At BEST, PMR446, has a useful range of PERHAPS 10Km or 8miles, in IDEAL conditions, which basically means a clear line of sight between the radio aerials, and good quality radios operating at near bang on maximum permissible transmitter limit, and sending a VERY clear signal to VERY sensitive receiver circuits..... because if you don't have the power to shout very loud, you have to talk VERY clearly, and listen very carefully.... and THAT is how PMR446 eeks out the limitations of the system, permitted in 'Licence Exempt' frequencies.
BUT, you only get that clear speech and careful listening from higher quality, more expensive radio sets, where they are made with the best quality components and assembled, balanced and tuned to a very high degree of accuracy.
'Cheap' PMR sets REALLY just cant have that good a quality components or circuits, especially when they are trying to boast the 'features' like higher end PMR's of LCD display, PLL Tuning, and selectable channels, multiple call tones and whatever else, for the same price as a pair of 'matched frequency' single channel, Toy Radios, like Action Man walkie talkies.....
So, your £10 a pair bubble wrapped PMR's are likely to be pretty much useless for bike to bike comms, and a waste of time trying to plug them into dedicated motorcycle headsets that probably cost at LEAST three times as much as the radio...... even if they work, they are not going to offer very good range or reception..... line of sight, and THEN not over a great range. You might be lucky to get more than a few hundred metres out of them practically.... fine for your kids on the beach, NOT for rider to rider comms on motorbikes.
For THAT job, you need to be looking up the price range, and realistically at sets in the £30+ a hand set bracket.... which means that the Oxfords, including a £15 headset for under £50 are probably only JUST in the quality range that is likely to work.
And at THAT price, you are only JUST getting over the threshold of the cost going into the product to give it the features that make it look like a 'proper' PMR446 and starting to make it work like one..... to actually start seeing the benefits of the better circuitry and sensitivity and getting close to useful reliable ranges, you need to be looking at the £50+ a hand set price bracket.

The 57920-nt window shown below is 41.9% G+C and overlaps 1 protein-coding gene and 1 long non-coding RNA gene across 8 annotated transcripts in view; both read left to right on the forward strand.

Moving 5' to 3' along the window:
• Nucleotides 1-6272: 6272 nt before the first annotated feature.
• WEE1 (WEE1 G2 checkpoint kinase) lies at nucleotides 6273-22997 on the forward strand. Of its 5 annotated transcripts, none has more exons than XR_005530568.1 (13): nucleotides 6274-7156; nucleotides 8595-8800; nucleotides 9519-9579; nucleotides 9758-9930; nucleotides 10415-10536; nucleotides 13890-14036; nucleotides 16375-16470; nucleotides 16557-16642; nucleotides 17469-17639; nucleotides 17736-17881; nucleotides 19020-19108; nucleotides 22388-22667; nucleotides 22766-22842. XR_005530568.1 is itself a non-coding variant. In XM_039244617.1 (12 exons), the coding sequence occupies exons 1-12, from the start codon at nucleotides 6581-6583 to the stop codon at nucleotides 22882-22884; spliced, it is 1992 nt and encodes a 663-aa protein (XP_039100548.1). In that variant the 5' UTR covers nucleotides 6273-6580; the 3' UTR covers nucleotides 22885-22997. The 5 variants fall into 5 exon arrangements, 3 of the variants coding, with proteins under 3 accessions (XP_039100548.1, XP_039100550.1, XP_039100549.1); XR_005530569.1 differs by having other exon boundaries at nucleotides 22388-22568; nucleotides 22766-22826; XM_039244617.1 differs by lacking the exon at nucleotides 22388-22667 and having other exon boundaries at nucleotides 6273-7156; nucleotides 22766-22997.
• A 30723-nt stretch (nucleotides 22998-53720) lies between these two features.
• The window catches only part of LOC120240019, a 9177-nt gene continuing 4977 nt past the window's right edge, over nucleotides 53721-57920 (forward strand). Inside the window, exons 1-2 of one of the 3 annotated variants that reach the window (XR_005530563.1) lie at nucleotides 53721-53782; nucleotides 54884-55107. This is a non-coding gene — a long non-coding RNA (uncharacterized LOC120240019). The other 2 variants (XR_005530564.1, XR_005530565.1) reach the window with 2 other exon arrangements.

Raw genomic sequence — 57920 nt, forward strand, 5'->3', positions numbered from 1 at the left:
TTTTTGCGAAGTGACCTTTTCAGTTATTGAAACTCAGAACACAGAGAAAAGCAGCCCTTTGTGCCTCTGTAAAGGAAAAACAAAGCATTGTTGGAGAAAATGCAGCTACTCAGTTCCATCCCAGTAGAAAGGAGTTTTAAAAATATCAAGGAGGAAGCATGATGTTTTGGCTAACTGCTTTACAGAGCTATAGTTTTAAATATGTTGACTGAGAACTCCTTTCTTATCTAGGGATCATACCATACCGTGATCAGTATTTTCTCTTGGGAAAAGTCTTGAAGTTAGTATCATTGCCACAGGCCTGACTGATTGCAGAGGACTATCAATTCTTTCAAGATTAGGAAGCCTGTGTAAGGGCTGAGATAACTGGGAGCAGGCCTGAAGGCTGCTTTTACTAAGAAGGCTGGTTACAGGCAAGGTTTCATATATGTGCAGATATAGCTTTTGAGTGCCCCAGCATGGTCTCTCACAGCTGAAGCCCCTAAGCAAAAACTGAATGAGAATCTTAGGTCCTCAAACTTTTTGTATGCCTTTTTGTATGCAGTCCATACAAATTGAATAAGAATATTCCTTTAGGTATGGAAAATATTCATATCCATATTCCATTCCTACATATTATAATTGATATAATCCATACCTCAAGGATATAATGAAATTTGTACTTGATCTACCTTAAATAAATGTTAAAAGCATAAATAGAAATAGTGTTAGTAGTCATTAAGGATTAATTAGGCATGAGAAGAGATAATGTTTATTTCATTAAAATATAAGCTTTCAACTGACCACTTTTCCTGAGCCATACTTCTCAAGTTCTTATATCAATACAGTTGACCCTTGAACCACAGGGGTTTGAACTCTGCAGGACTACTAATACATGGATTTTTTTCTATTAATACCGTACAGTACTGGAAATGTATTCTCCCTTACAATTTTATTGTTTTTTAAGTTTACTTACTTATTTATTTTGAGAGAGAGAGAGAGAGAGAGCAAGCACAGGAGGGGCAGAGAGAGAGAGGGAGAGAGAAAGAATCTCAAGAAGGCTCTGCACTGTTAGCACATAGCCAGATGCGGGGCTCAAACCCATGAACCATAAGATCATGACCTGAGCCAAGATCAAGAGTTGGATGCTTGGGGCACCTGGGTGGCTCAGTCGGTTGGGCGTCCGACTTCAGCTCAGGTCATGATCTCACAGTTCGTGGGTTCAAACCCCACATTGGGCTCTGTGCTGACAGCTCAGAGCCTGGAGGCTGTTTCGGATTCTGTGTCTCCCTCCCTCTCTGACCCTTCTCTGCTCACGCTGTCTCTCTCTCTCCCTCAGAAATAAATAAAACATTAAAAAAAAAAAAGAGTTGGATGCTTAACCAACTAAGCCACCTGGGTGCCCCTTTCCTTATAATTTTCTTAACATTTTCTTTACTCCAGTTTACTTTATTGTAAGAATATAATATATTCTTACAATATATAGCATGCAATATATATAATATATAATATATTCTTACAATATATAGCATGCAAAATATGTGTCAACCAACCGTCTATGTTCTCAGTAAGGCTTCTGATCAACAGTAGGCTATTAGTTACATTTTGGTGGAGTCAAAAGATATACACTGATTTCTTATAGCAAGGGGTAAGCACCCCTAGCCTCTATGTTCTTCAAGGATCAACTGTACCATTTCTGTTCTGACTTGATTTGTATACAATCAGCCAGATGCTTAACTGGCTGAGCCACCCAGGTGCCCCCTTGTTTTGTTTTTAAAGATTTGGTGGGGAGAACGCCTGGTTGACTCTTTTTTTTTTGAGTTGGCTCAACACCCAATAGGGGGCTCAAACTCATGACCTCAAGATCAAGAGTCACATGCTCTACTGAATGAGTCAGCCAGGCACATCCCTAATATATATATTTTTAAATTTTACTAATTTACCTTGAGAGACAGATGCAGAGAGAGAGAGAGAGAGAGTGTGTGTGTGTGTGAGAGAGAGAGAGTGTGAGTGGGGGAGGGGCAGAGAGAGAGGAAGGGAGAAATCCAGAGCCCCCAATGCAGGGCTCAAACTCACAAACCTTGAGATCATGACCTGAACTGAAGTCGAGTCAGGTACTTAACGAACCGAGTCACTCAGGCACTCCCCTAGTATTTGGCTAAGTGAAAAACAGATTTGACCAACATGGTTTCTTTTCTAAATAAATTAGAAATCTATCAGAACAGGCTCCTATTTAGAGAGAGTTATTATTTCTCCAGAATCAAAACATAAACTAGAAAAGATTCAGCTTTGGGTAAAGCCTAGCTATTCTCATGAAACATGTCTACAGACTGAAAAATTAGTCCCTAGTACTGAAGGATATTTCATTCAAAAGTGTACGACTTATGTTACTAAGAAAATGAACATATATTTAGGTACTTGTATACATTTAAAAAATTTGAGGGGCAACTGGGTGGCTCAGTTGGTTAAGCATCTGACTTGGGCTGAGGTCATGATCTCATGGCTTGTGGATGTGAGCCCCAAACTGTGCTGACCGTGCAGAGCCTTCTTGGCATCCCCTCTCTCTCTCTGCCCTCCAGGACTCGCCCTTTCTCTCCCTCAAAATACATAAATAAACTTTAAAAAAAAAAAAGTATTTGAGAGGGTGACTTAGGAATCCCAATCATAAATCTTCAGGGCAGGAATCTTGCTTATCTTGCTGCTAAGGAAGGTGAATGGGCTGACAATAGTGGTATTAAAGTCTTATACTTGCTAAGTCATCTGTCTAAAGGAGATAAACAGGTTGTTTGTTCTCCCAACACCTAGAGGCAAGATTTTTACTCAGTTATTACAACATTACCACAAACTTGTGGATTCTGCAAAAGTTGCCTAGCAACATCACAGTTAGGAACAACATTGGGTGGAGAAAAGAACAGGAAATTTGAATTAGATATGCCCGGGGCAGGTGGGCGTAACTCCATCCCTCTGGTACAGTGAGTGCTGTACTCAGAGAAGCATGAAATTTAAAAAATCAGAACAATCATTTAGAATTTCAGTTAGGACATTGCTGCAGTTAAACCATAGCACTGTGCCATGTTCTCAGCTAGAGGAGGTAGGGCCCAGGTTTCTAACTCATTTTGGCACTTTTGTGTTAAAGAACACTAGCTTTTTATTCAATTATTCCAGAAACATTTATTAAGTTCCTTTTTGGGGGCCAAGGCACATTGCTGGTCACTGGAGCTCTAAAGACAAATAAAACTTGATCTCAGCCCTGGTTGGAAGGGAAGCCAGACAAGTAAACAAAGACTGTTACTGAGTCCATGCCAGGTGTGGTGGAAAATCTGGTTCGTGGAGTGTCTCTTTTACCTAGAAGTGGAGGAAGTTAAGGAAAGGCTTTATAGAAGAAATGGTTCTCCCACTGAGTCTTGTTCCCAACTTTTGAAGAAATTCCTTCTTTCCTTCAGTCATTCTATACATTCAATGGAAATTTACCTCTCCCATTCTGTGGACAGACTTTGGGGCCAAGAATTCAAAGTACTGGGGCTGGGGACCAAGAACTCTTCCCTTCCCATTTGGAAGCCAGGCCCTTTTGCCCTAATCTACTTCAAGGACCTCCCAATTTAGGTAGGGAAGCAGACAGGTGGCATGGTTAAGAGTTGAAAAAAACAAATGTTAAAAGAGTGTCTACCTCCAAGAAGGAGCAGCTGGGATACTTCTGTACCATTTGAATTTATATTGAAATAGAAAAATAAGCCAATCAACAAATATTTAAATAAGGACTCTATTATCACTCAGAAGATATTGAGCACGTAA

Add £20 for a headset, and you are talking maybe £75 for a half 'decent' PMR446 system (For ONE rider).... and probably short changing yourself, becouse only £20 further up the price range you start getting into the higher end hand sets that really CAN deliver, names like Cobra, Midland, and Motorola, rather than Binatone or Realistic.....
Probably the best 'rated' PMR446 on the market at the moment is the Intek MT50-50 multistandard PMR446, which retails for about £70 a hand set, and is rated as being able to compete with high end sets twice its price for performance, and is much loved by (illegal) radio modders, because it is a multi standard radio, and can be re programmed to use other non PMR446 compliant frequencies and even higher transmitter power.... but I don't endorse such antics, its illegal...... (Regs say that PMR446 units must be factory 'sealed' and using one that is 'unsealed' is an offence.. you have been warned)
IF you want to base a system on PMR446, though this is the sort of conclusion you come to, IF you actually want it to 'do the job'; reliably and well.
A pair of radios with free 'button' earpiece/mics and VOX activation, all for £50... yes, its cheap, and it can work, just about, but you WILL quickly find the limitations and problems I have described and deem it a 'waste of money' and give them to some kids to play with.....
The £50 a unit Oxfords, twice the price, are more likely to be 'useful' and a better starting point, but like a £50 pair, I suspect that many find their limitations and short comings irritating, and would either quickly abandon them, or keep the headsets and upgrade to 'better' PMR radios.
As a System to base bike to bike comms on, it really has very little going for it, as said, if you were starting from scratch for a radio coms system, it is NOT where you would begin, it only exists to exploit a loop hole, and its only real merit is availability..... loads of PMR446 radios available, and compatibility with the number of people that already use PMR446, because if you walk into Argos or look in the magazines that's ALL they are offered....
If you want to turn up to group rides, and talk to other attendees, chances are IF they have radio's they will have PMR446's, and if YOU have PMR446, you can talk to them...... And THAT is its only real merit.
If you want much more reliable, more robust, bike to bike comms, between two users, and you are both going to kit up to talk to each other, and don't mine (or actually prefer!) being on a different system to every one else... then you ought to consider 'Licence Free' CB radio.
Alluded to this earlier; its NOT what you would ask for if you had a clean sheet of paper and wanted really good mobile radio..... but its what the government gave us for the job, and these days, there's no licence or registration fee, and you can buy a CB Set as easily as a PMR, and have sixteen times the transmitter power, on a much more robust frequency allocation... using more versatile hardware.